In a year, COVID-19 has brought the whole world to its knees in an unprecedented manner. The global reaction has also been unprecedented, even surprising, in many ways, with leaders willing to take tough decisions and to restrict the activities of societies and companies, and the movement of citizens in different ways. Meanwhile, vaccines have been developed at record speed.
Now, a year after the start of the pandemic, in many ways it feels as if we are engaged in a war of attrition, attempting to hang on long enough for extensive vaccinations to ease the situation. The target appears to be moving now. The most recent example of this is Germany’s recent, and tough, decision to extend its lockdown by another three weeks.
The suspension of normal life is difficult for both people’s mental health and the economy, and if the situation drags on, the post-coronavirus reconstruction will become more difficult. The extensive vaccination efforts will nevertheless open up new possibilities in the fight against the coronavirus if the fortitude to embrace them can be found.
Using payment terminals would boost the opening of societies globally
As vaccine coverage increases, moving around will become possible and societies will start to open up. When this happens, information will be needed – Have you been vaccinated? Do you carry the virus? Are you immune because you have already had the coronavirus? The information is needed at international borders, during travel, at public events and by many services to prevent the spread of the virus. For example, airlines already require vaccination and testing certificates.
Individual countries have also started developing different kinds of vaccine passports. The problem is their global compatibility, or standardisation. Scaling the solution of one country is not possible, but owing to the nature of the pandemic, the solutions need to be global.
An inventive solution we suggest would be to use the debit and credit card system for the global sharing of a person’s coronavirus status. The system would work like this: the customers show their debit or credit cards to a service provider’s payment terminal in the same way they do when making a small purchase. The terminal reveals if a person’s coronavirus status is in order. The terminal does not reveal patient information in any greater detail. The system works exclusively on behalf of the individual and under the instructions and control of the person asking for their own vaccine information.
Various vaccine passports are currently under development around the world. However, they lag somewhat behind the existing payment terminal system. When issuing someone a debit or credit card, a bank establishes the person’s identity through strong identification, allowing the card to be used as a means of identification. It takes just milliseconds for the card system to check the person’s status in the same way that it checks the balance of the customer’s account. This would make the system as secure as the payment system and it would make it difficult to forge various kinds of “coronavirus certificates”. Confidence in the system would not have to be built from scratch, as the financial system is already under strict supervision both nationally and internationally.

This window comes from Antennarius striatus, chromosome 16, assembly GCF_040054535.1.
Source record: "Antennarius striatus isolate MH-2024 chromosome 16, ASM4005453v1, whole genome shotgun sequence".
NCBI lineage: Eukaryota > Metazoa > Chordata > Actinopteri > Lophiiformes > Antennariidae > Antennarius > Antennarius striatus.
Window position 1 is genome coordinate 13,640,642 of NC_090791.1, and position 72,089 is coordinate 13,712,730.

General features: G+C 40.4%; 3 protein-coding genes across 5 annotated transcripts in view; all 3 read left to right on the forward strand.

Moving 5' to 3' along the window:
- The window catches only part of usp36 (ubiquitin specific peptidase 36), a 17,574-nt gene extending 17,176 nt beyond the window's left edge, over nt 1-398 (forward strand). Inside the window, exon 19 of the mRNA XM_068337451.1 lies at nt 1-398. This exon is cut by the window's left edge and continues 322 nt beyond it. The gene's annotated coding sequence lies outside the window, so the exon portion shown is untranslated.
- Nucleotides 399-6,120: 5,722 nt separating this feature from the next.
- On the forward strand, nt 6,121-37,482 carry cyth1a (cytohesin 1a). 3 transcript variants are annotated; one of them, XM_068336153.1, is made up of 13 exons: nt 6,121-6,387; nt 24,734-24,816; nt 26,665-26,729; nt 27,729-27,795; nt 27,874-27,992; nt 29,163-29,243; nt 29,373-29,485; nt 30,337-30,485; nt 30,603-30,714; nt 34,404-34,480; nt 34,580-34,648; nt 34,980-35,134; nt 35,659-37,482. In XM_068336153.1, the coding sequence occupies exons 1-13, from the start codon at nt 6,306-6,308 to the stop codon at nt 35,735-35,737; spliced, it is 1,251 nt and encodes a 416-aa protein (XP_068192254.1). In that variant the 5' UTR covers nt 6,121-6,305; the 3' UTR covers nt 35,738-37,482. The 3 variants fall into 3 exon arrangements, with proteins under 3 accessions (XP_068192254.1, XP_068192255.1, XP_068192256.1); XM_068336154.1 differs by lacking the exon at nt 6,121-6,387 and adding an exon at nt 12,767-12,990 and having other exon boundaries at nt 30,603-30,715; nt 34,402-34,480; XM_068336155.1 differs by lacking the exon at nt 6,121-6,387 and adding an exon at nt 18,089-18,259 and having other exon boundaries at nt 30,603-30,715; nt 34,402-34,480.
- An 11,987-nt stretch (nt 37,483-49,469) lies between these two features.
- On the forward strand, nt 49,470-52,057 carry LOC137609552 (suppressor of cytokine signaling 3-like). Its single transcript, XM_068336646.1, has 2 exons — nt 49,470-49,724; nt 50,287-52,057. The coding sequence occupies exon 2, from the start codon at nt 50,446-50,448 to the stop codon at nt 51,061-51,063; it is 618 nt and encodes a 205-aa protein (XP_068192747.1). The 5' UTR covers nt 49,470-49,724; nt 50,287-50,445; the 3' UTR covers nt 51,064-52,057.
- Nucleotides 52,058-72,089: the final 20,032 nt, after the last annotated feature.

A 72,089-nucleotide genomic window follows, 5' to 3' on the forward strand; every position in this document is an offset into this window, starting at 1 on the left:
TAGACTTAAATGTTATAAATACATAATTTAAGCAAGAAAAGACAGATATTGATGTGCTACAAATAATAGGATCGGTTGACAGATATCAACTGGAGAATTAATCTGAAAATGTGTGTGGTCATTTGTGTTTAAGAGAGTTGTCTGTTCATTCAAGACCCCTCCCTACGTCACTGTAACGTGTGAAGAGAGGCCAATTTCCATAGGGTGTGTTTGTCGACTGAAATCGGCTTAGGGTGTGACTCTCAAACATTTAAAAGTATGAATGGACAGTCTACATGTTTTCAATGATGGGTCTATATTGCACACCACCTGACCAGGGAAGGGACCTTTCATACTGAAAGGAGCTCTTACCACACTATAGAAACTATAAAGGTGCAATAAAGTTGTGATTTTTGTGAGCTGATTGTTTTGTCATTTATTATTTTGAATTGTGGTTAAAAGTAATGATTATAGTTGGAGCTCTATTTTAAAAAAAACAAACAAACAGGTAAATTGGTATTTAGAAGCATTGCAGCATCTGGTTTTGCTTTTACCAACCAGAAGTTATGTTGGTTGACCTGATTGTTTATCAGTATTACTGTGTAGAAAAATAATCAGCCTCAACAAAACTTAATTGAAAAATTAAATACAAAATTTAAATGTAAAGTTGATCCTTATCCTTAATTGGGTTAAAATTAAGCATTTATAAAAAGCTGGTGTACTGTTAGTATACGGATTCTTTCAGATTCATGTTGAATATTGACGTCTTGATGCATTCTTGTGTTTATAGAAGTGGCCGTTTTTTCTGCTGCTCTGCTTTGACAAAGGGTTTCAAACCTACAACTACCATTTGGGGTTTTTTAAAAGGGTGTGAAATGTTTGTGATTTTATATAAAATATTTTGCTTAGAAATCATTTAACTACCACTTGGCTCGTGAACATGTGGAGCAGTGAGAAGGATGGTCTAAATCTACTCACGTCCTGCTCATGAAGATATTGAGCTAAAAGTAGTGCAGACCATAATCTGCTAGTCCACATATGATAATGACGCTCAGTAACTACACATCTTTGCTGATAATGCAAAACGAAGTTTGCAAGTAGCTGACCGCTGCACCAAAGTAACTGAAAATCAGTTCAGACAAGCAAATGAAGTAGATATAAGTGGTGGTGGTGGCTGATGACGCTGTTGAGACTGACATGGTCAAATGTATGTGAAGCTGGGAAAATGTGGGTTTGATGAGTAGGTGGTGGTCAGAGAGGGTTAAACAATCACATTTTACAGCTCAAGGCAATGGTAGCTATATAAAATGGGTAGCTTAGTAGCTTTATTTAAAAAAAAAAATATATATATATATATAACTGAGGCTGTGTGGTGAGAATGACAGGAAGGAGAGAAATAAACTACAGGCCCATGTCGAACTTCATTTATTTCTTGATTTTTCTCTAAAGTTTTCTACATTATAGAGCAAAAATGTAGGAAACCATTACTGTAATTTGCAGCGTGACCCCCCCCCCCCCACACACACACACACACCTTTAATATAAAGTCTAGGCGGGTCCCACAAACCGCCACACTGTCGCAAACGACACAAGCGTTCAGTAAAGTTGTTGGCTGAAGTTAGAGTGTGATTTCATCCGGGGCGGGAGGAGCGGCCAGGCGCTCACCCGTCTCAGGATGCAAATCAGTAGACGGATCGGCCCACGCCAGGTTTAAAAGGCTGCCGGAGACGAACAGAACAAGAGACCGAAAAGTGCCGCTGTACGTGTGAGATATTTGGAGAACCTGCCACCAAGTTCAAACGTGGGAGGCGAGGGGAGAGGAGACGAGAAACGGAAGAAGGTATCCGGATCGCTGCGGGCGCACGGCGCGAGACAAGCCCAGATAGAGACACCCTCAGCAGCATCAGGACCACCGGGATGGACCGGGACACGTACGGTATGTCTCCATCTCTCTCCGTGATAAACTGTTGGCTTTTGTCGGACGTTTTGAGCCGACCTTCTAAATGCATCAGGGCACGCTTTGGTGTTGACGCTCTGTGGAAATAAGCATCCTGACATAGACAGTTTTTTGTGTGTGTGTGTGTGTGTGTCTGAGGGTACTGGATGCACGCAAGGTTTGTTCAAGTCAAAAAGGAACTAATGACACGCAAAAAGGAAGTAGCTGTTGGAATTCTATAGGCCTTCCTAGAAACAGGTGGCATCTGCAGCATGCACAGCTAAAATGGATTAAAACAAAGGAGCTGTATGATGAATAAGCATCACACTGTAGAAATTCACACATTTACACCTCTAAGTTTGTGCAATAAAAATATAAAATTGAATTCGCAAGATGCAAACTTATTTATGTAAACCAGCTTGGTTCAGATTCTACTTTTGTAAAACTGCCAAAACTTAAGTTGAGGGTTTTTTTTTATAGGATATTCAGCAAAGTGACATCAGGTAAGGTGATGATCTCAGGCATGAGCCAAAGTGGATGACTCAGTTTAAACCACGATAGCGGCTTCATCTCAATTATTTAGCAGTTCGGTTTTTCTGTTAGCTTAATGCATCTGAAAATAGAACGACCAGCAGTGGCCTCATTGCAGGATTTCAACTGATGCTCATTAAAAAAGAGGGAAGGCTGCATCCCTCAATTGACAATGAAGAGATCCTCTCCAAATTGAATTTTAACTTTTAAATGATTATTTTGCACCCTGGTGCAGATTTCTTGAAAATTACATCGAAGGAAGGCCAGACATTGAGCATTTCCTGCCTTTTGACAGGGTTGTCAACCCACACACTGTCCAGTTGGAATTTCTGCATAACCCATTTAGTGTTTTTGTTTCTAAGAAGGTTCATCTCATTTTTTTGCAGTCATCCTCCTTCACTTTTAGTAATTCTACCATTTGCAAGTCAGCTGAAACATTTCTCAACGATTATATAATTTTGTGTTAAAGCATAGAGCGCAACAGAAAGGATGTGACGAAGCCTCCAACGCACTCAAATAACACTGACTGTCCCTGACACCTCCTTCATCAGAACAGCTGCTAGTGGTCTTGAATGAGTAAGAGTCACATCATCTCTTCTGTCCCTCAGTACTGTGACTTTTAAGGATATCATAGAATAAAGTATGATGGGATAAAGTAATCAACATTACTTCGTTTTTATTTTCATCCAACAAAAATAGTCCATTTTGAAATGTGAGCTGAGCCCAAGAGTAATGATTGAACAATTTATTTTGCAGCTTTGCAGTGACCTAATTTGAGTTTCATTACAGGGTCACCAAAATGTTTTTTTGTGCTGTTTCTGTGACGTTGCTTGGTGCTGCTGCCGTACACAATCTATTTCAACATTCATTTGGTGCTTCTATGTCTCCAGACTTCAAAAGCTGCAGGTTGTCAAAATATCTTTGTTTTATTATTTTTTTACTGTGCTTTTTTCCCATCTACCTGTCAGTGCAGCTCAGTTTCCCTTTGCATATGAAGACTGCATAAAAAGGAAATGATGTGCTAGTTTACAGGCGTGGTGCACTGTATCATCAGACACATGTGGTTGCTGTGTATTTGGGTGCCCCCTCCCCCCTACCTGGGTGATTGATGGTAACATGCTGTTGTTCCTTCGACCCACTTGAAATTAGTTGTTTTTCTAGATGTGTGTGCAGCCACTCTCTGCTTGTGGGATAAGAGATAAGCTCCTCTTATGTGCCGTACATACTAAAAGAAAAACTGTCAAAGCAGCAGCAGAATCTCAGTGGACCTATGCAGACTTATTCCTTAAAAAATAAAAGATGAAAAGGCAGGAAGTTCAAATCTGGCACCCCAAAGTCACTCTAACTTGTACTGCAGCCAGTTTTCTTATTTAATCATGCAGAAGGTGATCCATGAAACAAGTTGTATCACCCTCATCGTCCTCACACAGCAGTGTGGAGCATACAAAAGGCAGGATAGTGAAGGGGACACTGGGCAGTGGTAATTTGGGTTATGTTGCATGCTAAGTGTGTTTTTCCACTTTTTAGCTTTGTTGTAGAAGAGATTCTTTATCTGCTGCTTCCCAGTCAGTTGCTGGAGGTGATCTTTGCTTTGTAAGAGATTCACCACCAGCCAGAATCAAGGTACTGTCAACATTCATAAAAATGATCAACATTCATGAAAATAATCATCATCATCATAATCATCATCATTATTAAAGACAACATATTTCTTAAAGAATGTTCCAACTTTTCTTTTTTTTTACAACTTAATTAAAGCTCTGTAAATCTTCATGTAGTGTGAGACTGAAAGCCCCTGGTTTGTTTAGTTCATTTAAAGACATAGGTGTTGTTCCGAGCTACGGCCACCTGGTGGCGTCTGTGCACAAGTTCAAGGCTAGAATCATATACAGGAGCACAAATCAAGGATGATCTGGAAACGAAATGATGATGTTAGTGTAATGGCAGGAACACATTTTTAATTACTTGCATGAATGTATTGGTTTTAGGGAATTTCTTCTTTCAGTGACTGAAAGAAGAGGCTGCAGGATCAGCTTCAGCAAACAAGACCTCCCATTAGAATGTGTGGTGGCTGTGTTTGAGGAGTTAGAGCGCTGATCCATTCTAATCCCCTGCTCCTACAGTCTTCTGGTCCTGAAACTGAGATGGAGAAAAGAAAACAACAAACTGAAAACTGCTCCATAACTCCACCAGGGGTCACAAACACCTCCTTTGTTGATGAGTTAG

Do we have the will and the ability for a new kind of co-operation?
The card system works globally, and the entire infrastructure and the cards already exist. We have established that such a transfer of information is technically possible. Each country taking part in the system should produce the coronavirus data specific to the country and become part of the whole, as banks have done for monetary transactions. The model does not create any new, separate and expensive global system of sharing vaccination information. This is a fast, low-cost solution. In Finland, people’s coronavirus information could be extracted from the My Kanta system.
The model proposed here goes beyond the traditional sectoral boundaries, and therefore requires both the will and the ability to engage in new kinds of co-operation. We feel that the fast shutdown of societies and the development of vaccines showed that it is possible to make decisions in the face of necessity.
We can approach the current and future coronavirus challenge in one of two ways. To coin a sports analogy, as a team we can either actively go out to win, or else merely try to hang in and avoid defeat. In the global battle against the coronavirus so far, the trend after the initial shock has been largely to reduce the likelihood of defeat. To establish the faith of people and businesses in the future, it would be important now to create elements aimed at seeking victory, while maintaining our use of those geared to avert defeat.
We face the task of opening up societies, which requires looking beyond the separate sectors of the economy, using teamwork and all available means. At Sitra we will continue to examine the issue and we invite everyone who is willing to do so to join in the co-operative effort.